The Future of Responsible Lending – Utopia or Dystopia?

How the governments proposed changes will affect the banks approach to responsible lending.

SYDNEY, Australia | September 2020

Last week the Federal government proposed some significant changes to Australia’s lending rules including the abolition of the responsible lending obligations for authorised deposit-taking institutions (ADIs). A review of the responsible lending obligations was expected by industry experts in light of the outcome of the ASIC vs. Westpac ‘wagyu and shiraz’ case. However, the proposal to remove them entirely has surprised many.

The government’s main motivation in moving to remove the obligations appears to be driven by a concern for the economy and the view that freer credit will help fuel a post-COVID 19 recovery.  The debate about the merits of this move from industry commentators has started to heat up this week, but how will this change really impact the way banks approach responsible lending in the future?

In a recent paper, Nigel Butler and Rich Data Corp wrote about the future of responsible lending in light of ASIC’s RG 209 guidelines and proposed a number of framework principles that should be adopted by lenders.  In looking back at this paper, the governments proposed changes do not appear to have a major baring on the future of responsible lending.  It’s true that the regulatory risk for banks may become diluted in terms of potential fines for mis-conduct, however the world is changing and more than ever banks need to do the right thing by their customers on social and moral grounds to avoid the kind of reputational damage that came about as part of the Hayne review.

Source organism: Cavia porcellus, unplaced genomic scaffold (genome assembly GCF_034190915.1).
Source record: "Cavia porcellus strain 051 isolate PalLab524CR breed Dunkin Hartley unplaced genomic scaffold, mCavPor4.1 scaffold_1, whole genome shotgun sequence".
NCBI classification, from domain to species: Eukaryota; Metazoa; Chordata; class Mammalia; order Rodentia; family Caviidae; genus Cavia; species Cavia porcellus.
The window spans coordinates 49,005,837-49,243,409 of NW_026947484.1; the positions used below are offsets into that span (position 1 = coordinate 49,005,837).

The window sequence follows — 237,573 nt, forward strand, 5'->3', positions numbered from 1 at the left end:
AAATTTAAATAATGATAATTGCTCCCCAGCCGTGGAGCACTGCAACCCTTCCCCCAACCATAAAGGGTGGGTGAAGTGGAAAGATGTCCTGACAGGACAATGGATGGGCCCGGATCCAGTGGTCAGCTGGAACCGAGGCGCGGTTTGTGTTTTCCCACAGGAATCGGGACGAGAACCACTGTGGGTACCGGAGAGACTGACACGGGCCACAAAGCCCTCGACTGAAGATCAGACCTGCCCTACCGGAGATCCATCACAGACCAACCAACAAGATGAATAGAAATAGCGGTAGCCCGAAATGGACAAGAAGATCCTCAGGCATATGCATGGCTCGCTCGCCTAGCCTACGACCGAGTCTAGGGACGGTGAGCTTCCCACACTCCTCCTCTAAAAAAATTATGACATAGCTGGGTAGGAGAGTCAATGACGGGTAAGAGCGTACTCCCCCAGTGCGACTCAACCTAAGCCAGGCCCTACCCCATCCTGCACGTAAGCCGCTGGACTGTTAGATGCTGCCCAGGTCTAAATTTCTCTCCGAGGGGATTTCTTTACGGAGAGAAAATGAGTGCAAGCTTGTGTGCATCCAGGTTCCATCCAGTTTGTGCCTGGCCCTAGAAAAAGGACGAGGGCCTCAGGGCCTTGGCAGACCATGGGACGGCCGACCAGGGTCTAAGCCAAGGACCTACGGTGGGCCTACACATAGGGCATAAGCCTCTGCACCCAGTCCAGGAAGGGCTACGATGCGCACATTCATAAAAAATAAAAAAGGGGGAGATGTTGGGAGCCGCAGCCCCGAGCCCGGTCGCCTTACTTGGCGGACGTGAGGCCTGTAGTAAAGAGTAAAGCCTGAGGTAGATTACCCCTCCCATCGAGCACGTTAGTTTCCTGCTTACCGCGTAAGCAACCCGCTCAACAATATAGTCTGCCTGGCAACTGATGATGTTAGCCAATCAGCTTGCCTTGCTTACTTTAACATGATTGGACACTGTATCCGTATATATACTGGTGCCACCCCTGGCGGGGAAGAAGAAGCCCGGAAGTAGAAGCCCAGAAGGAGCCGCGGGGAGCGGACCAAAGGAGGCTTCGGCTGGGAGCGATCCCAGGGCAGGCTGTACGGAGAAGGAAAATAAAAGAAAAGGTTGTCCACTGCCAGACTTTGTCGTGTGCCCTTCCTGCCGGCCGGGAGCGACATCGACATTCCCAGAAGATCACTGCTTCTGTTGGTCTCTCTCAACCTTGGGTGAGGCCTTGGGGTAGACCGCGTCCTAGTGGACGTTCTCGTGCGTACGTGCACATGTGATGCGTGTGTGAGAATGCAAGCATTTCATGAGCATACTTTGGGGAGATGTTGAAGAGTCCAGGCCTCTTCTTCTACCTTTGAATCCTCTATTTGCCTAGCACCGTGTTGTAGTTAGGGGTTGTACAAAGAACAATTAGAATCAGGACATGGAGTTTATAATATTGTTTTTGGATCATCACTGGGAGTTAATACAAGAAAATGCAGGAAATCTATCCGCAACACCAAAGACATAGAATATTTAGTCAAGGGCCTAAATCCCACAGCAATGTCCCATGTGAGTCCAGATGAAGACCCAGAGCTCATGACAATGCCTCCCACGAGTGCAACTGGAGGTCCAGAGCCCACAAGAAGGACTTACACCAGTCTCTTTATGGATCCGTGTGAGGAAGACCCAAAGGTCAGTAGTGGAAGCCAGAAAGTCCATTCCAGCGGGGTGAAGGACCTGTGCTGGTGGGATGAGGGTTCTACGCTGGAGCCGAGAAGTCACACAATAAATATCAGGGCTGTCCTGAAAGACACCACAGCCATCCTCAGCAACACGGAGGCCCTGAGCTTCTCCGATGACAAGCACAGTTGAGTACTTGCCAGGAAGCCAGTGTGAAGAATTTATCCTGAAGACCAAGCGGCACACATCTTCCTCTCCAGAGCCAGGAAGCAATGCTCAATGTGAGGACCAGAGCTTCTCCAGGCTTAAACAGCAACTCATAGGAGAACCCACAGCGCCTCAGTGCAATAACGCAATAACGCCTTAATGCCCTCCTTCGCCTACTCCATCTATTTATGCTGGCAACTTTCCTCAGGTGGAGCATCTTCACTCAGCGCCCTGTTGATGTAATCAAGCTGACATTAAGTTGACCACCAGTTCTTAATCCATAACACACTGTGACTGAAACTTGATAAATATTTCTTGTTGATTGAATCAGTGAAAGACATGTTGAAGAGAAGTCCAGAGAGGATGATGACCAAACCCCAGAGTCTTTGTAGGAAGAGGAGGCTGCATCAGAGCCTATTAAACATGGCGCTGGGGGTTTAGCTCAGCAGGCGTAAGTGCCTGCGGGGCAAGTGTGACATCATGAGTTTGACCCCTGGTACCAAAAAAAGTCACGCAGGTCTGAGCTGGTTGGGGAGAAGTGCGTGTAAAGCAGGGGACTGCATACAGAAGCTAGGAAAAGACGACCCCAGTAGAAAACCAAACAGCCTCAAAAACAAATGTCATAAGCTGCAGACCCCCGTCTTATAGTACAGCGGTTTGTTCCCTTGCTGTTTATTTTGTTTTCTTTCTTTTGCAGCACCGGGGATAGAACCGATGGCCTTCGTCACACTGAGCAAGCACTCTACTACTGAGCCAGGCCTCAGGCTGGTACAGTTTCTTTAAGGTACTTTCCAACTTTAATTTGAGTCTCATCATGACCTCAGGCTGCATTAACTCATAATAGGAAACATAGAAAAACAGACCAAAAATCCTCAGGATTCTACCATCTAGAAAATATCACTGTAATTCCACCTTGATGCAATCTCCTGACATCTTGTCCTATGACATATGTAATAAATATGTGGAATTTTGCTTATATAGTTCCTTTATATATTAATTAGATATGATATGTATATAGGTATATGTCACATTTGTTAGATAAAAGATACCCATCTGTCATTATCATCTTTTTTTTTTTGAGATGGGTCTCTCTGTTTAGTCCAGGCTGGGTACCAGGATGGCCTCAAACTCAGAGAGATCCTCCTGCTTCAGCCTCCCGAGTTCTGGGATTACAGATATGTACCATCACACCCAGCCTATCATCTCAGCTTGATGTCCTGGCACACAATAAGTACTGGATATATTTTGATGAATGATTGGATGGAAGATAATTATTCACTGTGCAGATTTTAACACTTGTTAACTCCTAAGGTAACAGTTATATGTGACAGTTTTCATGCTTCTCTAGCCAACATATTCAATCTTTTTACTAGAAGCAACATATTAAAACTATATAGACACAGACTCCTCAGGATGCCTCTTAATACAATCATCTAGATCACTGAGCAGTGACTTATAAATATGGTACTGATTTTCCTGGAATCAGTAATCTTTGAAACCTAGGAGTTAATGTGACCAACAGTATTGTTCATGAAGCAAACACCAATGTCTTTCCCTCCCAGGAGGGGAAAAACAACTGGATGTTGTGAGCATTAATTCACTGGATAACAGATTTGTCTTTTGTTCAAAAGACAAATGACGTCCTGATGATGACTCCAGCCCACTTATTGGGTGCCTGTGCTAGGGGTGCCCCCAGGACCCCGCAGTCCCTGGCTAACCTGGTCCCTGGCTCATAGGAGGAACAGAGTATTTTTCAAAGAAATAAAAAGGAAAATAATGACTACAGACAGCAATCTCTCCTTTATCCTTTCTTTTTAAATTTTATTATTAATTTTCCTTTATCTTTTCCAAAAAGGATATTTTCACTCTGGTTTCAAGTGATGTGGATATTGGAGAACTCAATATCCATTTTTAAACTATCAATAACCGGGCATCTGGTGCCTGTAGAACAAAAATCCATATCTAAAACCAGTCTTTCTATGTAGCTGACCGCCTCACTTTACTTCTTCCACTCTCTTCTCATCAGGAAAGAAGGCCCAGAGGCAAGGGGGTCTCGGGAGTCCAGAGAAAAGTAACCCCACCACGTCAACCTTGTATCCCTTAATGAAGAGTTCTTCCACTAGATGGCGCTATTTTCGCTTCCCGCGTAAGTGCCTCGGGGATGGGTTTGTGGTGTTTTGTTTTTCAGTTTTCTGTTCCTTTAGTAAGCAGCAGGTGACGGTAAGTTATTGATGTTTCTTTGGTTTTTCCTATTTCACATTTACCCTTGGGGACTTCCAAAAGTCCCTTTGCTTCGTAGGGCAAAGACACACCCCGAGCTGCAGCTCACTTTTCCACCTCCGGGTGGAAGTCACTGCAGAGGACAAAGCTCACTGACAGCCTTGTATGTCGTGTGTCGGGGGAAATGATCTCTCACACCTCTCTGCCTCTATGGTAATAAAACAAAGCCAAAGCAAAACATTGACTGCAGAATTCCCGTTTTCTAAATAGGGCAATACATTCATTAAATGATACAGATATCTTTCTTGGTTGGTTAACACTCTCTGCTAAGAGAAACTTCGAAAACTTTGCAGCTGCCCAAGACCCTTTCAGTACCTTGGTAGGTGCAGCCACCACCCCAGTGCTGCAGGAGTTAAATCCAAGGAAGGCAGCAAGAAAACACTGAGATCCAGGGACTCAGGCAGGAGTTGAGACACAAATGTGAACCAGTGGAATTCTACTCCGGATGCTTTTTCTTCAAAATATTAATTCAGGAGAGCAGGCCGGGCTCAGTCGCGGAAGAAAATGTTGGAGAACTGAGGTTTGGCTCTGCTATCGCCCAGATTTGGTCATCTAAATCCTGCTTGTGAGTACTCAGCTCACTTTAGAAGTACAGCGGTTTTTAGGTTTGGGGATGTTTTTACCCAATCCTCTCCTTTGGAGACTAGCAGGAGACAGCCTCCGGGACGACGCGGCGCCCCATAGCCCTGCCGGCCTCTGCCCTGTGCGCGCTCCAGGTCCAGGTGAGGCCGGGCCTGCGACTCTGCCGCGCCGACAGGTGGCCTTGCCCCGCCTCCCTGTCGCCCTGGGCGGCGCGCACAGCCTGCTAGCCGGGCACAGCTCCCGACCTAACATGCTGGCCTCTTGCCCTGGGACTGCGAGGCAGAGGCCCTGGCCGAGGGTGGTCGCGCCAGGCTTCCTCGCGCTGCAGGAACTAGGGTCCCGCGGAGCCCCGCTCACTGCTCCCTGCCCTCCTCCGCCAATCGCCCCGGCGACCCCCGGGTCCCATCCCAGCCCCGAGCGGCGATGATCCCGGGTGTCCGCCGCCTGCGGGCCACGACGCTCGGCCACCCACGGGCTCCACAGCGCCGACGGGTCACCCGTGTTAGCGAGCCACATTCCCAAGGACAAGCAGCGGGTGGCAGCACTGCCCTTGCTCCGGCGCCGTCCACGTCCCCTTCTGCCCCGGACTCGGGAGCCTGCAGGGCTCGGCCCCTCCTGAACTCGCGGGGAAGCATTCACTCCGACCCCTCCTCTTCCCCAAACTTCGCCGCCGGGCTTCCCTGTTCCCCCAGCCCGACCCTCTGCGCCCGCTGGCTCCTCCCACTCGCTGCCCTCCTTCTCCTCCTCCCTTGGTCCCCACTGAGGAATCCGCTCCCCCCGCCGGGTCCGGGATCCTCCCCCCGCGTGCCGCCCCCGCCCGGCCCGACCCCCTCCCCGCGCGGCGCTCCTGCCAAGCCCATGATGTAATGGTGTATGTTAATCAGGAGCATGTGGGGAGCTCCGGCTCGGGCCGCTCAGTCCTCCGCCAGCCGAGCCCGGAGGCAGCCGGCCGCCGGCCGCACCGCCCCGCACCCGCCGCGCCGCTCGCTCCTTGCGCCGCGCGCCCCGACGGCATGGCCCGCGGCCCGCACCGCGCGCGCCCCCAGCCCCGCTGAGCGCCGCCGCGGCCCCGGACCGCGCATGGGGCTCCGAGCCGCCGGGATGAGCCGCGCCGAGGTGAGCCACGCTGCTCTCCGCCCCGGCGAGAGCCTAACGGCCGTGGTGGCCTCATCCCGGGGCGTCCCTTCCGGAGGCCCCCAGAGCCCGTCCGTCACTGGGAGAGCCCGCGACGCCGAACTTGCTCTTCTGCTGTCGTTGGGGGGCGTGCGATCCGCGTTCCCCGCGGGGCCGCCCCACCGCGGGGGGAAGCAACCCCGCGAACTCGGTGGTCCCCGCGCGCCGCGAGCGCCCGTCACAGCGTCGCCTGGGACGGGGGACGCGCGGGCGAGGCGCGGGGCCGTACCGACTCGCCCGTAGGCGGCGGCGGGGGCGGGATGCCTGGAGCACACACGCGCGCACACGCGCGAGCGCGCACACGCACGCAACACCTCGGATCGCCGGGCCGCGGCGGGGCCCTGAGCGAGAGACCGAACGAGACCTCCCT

The amount of data and information available about borrowers and the ability to collect and use it continues to progress in leaps and bounds and banks will still be obliged to use that information.  Banks that recognise that consumers come in all shapes and sizes, with a wide range of financial circumstances, experiences and sophistication, and use technology to tailor their interactions based on these will reap the benefits of positive customer experiences and brand recognition which are all important in a world driven by instant 5 star reviews.

We found that the principles of our paper still hold true.  Despite the governments U turn on RG 209, responsible lending obligations will remain under the watch of APRA who require that lenders must have sufficient processes in place “to make reasonable inquiries and take reasonable steps to verify a borrower’s available income”.  In order to do this well, and deliver best-in-class customer service, lenders are advised to use available data to tailor their processes to the needs and capabilities of their customers, and as new data emerges, and borrower behaviour evolves, having systems and models which can learn and adapt to such changes will enable lenders to differentiate themselves.

Download our paper on the future of responsible lending.

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